The Fresh Loaf

News & Information for Amateur Bakers and Artisan Bread Enthusiasts

Flour Product coding information

  • Pin It
wheat's picture
wheat

Flour Product coding information

I recently found out how to tell when a bag of Bob's red mill flour was produced, ergo how long has it been sitting on the shelf.


I always buy the whole wheat flour, and there are two sets of 4-digit numbers in the vicinity of the expiration date. Here is how to decode them:


 


The first set, specifies the date that they got the wheat. First digit is the year, and the next three digits are the day of that year.


For example, 8112 mens that they got the wheat on the 112th day (counting from Jan first) of the year 2008. 


 


The secod set specifies when they packaged the flour, e.g. 8130 means that this flour was packaged on the 130th day of the year 2008.


 


The milling date is not specified but it is of course in the bracket of the first and the second date, and the two dates are usually close (two weeks or so), so this will give you a good idea of when it was milled and how long it has been sitting on the supermarket shelf. 


 


(Minor detail, the dates that they use is based on Julian calendar. Don't ask my why! However it is not a big deal, as


Julian calendar is only a few days apart from the Georgian Calendar, i.e. the usual calendar that we use every day)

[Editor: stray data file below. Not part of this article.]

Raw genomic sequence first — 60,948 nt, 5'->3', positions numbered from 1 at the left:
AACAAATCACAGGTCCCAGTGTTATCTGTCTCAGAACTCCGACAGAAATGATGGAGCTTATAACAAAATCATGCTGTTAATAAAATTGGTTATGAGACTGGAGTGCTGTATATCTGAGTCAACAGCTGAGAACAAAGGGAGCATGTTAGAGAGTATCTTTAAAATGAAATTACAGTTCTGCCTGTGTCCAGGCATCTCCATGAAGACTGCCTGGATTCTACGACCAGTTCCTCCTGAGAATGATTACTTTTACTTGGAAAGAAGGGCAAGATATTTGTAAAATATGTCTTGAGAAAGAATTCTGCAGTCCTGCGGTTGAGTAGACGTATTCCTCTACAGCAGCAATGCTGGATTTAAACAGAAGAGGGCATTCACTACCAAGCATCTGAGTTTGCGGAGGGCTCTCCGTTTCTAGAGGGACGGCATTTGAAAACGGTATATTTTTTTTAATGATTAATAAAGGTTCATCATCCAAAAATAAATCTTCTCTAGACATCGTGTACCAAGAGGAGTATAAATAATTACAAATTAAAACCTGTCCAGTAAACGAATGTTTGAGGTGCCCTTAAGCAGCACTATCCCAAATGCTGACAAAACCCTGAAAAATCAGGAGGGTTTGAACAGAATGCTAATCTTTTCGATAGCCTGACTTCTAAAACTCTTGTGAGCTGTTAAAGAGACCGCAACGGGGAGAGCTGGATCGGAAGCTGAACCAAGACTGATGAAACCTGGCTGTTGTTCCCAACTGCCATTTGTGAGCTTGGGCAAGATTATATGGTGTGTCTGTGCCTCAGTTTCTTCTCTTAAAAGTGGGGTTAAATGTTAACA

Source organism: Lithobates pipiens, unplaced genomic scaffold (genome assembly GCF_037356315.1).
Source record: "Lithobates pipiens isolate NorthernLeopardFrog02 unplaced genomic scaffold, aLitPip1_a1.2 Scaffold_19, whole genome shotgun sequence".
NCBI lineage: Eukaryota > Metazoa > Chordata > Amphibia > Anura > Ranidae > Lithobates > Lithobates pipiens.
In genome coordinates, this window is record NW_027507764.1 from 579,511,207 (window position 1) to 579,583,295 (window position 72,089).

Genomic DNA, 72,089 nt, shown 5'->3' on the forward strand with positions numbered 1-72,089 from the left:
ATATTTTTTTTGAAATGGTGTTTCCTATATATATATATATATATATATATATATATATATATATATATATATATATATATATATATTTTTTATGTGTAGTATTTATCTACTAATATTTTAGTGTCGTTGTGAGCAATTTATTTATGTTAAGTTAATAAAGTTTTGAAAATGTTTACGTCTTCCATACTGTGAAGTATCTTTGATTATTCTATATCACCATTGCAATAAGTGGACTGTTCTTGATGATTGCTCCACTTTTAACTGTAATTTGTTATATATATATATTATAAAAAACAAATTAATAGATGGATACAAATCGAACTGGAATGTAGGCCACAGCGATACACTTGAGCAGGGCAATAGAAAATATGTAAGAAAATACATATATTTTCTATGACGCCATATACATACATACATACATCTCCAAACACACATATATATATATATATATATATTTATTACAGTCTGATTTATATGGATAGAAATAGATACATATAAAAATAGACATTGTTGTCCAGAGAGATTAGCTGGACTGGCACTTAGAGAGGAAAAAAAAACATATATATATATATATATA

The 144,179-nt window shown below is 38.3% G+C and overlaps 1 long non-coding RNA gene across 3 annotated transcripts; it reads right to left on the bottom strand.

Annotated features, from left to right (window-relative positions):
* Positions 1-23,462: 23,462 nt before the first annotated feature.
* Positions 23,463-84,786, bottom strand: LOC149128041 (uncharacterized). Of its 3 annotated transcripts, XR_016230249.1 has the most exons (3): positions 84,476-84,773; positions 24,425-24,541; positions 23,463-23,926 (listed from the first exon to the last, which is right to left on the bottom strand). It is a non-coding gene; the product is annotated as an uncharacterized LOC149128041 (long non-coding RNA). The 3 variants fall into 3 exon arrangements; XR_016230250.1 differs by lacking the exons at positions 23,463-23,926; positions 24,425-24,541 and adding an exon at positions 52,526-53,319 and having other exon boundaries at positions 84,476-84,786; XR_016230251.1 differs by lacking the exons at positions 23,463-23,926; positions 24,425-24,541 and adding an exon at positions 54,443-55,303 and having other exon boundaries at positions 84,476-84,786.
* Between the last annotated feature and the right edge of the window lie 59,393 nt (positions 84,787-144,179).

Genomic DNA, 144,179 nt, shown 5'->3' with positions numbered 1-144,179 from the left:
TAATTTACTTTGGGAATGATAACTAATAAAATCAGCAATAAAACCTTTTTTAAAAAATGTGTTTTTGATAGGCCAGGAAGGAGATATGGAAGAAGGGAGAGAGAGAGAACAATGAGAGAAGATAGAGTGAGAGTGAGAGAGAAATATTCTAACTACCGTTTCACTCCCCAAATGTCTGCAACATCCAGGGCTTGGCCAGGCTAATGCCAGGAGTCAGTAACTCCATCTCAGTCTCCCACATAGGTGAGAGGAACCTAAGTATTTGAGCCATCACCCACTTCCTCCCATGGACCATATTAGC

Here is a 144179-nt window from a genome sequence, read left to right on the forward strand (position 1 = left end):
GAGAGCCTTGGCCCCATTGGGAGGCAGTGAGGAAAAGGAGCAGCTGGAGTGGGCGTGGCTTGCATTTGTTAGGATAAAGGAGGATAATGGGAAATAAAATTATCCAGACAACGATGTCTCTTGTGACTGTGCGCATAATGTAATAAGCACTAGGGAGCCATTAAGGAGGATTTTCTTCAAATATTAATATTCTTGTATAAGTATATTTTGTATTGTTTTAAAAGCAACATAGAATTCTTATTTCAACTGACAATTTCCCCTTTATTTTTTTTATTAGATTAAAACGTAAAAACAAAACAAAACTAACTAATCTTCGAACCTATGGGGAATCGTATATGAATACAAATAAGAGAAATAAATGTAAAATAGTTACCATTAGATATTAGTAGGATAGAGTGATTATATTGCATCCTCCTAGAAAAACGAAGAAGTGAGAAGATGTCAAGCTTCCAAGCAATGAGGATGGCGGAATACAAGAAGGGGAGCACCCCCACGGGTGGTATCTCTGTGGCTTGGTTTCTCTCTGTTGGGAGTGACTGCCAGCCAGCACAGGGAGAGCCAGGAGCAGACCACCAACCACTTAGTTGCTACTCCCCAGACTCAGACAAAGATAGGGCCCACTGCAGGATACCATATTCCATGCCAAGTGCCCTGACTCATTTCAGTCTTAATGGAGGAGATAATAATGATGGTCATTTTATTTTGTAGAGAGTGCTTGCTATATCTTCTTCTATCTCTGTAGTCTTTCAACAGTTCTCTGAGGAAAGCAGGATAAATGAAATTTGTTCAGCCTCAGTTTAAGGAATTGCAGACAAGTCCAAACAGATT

Btw, does any one know how to decode the same information for King Arthur flour?


 

blaisepascal's picture
blaisepascal

I think it's highly unlikely that the codes would be based on the Julian Calendar, the calendar system instituted in Rome by Julius Caesar, but would be much more likely to be based on the Julian date, more properly called the "Ordinal Date", which consists of a year and day-of-year indication. The codes you describe seem like a sensible variant of the ordinal date.


(The true Julian Day/Date is a day count from 1 Jan 4713BC, Julian proleptic calendar, and is often claimed to be named after Julius Scaliger, the father of the inventor of the scheme, Joseph Scaliger, in 1583. It's used by astronomers who want to be able to refer to dates over a long period of time without having to worry about calendar changes, etc. Because it's a simple day count, the name has gotten attached to other systems which are simple day counts.)